Apple, Adobe in New iPhone Rift

With thousands and thousands of Apps available in Apple's App Store, an iPhone can quickly become inundated with pages and pages of icons. In OS 4, users will be able to organize groups of Apps into folders. James Martin

With thousands and thousands of Apps available in Apple's App Store, an iPhone can quickly become inundated with pages and pages of icons. In OS 4, users will be able to organize groups of Apps into folders.
Will there be room at Apple's App Store for Flash?
James Martin
As its rift with Apple widens, Adobe has decided to stop work to bring Flash applications to the iPhone.

In a blog post late Tuesday, Mike Chambers, Adobe's principal product manager for the Flash platform, called out Apple in blunt language.

As developers for the iPhone have learned, if you want to develop for the iPhone you have to be prepared for Apple to reject or restrict your development at any time, and for seemingly any reason," Chambers said. "The primary goal of Flash has always been to enable cross browser, platform and device development. The cool web game that you build can easily be targeted and deployed to multiple platforms and devices. However, this is the exact opposite of what Apple wants. They want to tie developers down to their platform, and restrict their options to make it difficult for developers to target other platforms."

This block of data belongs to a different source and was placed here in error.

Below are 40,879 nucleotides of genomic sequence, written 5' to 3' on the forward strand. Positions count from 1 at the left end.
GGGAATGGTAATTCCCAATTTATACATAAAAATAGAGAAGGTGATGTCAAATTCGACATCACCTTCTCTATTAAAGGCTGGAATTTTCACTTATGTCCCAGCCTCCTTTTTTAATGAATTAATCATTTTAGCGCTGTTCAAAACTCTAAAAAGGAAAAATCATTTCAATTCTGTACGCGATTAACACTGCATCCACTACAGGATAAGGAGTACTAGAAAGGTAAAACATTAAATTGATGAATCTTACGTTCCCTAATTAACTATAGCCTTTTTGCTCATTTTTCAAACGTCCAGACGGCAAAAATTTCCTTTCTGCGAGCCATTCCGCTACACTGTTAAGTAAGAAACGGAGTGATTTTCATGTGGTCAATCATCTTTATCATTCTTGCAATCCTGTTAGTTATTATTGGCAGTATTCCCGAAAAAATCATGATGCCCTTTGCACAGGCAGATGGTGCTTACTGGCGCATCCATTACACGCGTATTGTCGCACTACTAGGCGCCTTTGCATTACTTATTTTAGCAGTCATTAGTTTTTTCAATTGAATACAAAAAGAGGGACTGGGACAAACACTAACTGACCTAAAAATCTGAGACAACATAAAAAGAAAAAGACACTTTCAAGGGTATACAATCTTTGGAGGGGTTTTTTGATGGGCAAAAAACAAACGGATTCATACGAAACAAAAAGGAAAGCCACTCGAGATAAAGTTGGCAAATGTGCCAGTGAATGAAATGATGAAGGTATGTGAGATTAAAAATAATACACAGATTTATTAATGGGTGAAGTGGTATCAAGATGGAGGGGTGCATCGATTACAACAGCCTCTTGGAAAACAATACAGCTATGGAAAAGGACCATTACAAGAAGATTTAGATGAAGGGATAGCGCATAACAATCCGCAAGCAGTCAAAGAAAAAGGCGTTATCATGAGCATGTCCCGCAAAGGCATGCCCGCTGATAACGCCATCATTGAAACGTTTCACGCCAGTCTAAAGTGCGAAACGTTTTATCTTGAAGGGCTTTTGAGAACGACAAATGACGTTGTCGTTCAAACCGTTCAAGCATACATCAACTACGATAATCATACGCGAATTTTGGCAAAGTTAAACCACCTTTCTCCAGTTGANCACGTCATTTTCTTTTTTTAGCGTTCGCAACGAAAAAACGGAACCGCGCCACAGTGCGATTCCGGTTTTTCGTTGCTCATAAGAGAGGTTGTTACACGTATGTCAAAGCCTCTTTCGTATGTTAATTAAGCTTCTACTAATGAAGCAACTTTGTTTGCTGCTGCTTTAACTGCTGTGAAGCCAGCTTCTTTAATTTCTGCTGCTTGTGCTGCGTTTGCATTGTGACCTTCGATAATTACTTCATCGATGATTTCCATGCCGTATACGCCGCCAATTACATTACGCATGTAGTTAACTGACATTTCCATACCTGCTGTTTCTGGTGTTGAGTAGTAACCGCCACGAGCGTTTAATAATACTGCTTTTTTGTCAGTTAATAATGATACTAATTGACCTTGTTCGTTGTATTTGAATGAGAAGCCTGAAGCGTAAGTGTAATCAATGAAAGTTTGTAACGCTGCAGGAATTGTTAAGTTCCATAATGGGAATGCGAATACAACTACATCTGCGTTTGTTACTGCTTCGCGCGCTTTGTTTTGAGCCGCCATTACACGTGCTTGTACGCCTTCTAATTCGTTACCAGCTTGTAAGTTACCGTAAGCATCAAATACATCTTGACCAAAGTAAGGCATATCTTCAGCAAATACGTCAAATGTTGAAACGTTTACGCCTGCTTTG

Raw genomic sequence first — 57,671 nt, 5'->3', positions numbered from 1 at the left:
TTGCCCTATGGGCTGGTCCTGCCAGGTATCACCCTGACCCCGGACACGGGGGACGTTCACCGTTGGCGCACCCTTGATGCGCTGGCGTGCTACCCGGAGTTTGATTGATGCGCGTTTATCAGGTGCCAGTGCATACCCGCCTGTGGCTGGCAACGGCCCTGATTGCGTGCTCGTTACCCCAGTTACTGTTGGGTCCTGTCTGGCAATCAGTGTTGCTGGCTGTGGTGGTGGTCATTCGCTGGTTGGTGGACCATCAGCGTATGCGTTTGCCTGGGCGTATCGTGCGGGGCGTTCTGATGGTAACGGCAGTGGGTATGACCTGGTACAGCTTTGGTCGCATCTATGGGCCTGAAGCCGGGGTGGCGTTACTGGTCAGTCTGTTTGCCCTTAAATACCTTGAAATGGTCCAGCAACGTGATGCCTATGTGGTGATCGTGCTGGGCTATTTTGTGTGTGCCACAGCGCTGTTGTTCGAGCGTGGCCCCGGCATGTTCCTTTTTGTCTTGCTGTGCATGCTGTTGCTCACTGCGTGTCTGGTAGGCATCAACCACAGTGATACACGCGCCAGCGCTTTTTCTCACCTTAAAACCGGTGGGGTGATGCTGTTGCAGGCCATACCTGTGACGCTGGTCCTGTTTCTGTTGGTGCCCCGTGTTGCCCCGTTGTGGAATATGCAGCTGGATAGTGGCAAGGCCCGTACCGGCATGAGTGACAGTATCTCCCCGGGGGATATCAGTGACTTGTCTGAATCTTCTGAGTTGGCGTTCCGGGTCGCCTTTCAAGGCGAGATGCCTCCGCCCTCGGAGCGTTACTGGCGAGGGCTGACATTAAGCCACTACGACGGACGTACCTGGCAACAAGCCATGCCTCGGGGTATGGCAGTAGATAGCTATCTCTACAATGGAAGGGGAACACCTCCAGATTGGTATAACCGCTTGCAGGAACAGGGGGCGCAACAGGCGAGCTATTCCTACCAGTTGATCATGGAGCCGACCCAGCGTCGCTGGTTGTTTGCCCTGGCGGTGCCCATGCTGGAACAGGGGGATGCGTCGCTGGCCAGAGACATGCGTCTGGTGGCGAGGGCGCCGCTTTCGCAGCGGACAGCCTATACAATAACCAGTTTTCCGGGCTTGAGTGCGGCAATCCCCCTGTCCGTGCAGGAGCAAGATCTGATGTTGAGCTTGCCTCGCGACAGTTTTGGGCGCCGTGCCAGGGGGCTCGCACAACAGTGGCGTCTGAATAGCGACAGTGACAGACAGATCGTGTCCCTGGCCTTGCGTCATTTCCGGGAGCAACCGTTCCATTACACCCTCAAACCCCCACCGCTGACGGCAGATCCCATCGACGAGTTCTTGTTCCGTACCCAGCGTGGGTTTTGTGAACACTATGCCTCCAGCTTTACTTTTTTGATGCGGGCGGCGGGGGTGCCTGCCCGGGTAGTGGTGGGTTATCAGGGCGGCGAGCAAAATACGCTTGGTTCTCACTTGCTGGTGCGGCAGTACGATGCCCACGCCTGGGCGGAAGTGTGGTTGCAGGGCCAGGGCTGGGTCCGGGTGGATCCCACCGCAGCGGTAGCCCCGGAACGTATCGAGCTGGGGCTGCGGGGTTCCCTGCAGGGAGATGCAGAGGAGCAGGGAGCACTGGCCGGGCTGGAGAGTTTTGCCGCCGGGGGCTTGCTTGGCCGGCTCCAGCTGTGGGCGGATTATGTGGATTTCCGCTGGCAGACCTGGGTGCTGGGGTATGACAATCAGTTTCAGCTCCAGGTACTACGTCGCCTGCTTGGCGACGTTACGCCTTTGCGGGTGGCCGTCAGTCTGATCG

The conflict with Apple has the potential to cost Adobe. After Apple modified the terms of its iPhone 4.0 software developer kit license, which essentially prevented developers from using Flash to build iPhone applications, Adobe warned in a filing with the Securities and Exchange Commission that its business may be harmed.


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A couple of weeks ago, Apple modified the language of its newest iPhone software developers kit license, a move that effectively froze out Adobe. Apple has argued that Flash would degrade the performance of the iPhone. But in his blog, Chambers said Adobe had other options and then waved a red flag in front of Steve Jobs, mentioning Google as a more desirable alternative platform for developers:

Fortunately, the iPhone isn't the only game in town. Android based phones have been doing well behind the success of the Motorola Droid and Nexus One, and there are a number of Android based tablets slated to be released this year. We are working closely with Google to bring both Flash Player 10.1 and Adobe AIR 2.0 to these devices, and thus far, the results have been very promising," Chambers said. ...I think that the closed system that Apple is trying to create is bad for the industry, developers, and ultimately consumers, and that is not something that I want to actively promote...We are at the beginning of a significant change in the industry, and I believe that ultimately open platforms will win out over the type of closed, locked-down platform that Apple is trying to create."
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    Charles Cooper is an executive editor at CNET News. He has covered technology and business for more than 25 years, working at CBSNews.com, the Associated Press, Computer & Software News, Computer Shopper, PC Week, and ZDNet. E-mail Charlie.

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